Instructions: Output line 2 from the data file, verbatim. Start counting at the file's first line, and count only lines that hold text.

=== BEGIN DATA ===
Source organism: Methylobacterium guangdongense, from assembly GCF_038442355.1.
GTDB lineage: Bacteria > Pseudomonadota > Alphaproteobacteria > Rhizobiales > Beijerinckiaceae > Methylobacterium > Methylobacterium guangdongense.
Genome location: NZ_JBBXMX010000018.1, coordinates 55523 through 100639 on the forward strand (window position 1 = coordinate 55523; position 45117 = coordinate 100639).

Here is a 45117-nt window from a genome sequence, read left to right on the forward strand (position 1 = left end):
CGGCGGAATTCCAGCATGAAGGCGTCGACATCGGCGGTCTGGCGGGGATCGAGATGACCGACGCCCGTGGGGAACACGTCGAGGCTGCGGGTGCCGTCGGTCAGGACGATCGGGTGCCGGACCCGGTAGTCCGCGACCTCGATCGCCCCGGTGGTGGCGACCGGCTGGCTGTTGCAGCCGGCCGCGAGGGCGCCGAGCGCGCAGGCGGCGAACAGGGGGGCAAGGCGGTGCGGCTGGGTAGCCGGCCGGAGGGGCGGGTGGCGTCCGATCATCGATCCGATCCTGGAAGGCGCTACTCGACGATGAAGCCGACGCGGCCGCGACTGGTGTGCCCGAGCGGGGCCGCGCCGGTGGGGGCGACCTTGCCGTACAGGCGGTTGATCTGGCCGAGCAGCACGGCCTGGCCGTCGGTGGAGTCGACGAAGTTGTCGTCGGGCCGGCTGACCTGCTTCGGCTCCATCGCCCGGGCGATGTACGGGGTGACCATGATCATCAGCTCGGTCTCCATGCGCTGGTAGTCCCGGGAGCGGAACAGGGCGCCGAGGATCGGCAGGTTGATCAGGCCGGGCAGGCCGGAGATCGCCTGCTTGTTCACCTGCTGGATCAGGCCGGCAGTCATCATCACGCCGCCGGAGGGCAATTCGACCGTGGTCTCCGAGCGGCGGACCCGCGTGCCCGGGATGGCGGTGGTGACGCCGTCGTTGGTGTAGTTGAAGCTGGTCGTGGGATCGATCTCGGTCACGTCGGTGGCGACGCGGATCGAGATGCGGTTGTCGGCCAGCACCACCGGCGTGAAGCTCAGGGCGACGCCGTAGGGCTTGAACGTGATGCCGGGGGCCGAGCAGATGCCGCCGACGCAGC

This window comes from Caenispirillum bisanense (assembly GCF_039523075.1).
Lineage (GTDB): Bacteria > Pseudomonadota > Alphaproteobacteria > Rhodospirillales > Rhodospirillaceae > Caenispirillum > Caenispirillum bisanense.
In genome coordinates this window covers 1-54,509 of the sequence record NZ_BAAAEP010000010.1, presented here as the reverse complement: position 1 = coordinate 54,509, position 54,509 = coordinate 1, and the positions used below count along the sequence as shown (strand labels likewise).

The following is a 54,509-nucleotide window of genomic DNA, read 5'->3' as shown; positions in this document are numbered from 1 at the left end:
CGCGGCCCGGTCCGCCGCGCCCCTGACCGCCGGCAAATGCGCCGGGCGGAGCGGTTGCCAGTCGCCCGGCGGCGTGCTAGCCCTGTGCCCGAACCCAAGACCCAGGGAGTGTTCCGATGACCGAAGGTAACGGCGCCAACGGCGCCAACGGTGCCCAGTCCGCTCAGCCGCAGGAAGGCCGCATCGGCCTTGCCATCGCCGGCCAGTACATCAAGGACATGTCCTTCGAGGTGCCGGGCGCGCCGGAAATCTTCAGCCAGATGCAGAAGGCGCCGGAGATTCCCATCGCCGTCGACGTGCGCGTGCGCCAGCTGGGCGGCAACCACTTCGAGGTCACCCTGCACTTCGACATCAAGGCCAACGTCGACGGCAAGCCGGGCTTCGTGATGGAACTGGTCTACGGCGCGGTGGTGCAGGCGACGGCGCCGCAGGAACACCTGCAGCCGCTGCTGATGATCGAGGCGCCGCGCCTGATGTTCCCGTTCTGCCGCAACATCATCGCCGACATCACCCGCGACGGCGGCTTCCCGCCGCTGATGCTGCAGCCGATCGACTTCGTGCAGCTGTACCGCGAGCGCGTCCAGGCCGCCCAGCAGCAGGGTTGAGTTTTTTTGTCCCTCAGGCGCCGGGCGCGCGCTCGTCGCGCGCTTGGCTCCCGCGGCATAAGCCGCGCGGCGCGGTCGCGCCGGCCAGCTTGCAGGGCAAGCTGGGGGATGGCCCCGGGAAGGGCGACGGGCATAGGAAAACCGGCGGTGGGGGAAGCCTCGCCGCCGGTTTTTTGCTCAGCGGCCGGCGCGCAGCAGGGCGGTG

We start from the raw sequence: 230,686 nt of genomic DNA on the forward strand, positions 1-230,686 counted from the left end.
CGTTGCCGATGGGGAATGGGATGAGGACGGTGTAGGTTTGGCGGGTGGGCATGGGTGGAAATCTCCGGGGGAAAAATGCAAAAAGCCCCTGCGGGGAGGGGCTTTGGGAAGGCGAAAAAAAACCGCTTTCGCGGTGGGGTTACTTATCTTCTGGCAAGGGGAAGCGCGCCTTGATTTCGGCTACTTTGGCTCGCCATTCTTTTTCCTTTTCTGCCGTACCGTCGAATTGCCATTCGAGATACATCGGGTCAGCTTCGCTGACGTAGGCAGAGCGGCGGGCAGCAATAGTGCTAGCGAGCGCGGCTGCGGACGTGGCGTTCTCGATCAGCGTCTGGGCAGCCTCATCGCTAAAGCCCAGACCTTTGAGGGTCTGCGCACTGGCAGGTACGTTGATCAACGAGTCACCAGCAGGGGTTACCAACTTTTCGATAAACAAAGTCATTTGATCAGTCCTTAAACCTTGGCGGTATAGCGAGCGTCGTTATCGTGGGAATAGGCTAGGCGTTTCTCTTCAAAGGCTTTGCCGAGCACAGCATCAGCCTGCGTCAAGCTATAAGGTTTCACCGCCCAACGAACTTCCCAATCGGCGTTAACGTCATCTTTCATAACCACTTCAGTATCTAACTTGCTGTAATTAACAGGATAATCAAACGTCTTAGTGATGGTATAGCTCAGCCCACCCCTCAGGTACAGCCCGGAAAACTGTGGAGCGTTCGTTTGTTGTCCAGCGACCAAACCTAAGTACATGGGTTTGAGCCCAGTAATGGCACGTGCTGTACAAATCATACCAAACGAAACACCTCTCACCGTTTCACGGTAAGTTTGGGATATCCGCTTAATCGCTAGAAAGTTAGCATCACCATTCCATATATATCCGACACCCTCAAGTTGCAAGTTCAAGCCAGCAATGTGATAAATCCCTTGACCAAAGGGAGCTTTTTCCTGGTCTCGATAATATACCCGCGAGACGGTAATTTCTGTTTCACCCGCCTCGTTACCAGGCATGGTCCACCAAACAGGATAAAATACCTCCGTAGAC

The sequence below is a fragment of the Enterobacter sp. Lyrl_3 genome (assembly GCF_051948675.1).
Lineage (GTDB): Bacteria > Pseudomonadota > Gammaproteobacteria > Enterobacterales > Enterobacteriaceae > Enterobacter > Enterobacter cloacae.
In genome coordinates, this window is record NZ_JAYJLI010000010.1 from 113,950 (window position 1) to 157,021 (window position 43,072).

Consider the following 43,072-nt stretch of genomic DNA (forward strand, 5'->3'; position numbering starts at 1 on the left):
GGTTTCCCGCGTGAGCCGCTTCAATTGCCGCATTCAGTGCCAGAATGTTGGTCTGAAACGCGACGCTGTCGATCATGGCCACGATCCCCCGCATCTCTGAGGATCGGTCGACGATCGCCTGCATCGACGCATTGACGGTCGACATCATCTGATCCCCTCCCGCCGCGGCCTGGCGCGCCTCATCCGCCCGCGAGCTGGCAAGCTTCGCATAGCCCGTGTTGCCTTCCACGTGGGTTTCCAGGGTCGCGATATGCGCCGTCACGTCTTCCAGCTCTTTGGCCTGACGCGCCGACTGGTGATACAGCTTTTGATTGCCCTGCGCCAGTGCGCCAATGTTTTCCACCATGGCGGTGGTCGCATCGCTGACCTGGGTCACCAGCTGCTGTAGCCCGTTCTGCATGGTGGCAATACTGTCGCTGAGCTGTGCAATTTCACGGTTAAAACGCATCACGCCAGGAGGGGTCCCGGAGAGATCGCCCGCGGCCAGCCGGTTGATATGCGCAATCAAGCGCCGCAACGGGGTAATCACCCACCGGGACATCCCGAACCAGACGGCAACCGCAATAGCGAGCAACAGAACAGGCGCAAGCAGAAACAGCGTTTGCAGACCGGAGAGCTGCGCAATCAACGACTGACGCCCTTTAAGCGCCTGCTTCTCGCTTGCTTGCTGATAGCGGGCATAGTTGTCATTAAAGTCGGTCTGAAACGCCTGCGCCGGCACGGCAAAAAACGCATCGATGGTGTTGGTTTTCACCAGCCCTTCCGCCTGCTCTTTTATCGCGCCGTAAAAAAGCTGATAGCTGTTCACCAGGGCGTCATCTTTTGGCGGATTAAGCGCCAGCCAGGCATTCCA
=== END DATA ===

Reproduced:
GTDB lineage: Bacteria > Pseudomonadota > Alphaproteobacteria > Rhizobiales > Beijerinckiaceae > Methylobacterium > Methylobacterium guangdongense.